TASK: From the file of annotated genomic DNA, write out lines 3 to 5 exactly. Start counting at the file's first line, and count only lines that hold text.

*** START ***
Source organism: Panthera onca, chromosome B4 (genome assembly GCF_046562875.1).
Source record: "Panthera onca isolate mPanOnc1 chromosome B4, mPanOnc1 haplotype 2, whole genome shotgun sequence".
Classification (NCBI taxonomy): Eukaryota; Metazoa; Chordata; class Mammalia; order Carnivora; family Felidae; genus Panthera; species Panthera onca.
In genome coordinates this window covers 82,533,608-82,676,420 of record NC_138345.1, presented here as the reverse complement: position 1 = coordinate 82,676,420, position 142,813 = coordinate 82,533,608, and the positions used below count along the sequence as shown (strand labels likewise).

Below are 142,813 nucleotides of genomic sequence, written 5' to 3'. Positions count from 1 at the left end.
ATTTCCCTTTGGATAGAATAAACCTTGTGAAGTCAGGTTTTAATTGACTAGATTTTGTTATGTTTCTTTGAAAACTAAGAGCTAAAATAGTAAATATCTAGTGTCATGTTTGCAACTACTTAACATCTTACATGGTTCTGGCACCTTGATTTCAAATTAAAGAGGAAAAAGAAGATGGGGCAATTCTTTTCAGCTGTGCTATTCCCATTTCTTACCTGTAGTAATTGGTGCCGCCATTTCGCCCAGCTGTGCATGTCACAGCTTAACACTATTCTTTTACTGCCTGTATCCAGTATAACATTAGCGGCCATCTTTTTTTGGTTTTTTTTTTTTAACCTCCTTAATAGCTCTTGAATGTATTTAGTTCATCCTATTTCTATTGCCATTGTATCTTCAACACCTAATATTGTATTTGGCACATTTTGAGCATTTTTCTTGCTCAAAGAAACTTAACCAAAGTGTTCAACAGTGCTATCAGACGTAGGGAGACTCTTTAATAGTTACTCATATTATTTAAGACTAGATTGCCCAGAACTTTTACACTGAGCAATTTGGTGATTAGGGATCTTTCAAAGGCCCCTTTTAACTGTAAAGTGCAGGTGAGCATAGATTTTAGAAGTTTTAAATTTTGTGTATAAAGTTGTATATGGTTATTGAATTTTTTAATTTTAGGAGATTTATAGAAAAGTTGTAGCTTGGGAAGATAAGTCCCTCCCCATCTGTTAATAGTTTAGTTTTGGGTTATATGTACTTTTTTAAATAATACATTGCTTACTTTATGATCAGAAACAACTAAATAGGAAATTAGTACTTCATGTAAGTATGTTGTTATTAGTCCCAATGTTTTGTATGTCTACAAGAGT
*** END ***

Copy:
Classification (NCBI taxonomy): Eukaryota; Metazoa; Chordata; class Mammalia; order Carnivora; family Felidae; genus Panthera; species Panthera onca.
In genome coordinates this window covers 82,533,608-82,676,420 of record NC_138345.1, presented here as the reverse complement: position 1 = coordinate 82,676,420, position 142,813 = coordinate 82,533,608, and the positions used below count along the sequence as shown (strand labels likewise).

Below are 142,813 nucleotides of genomic sequence, written 5' to 3'. Positions count from 1 at the left end.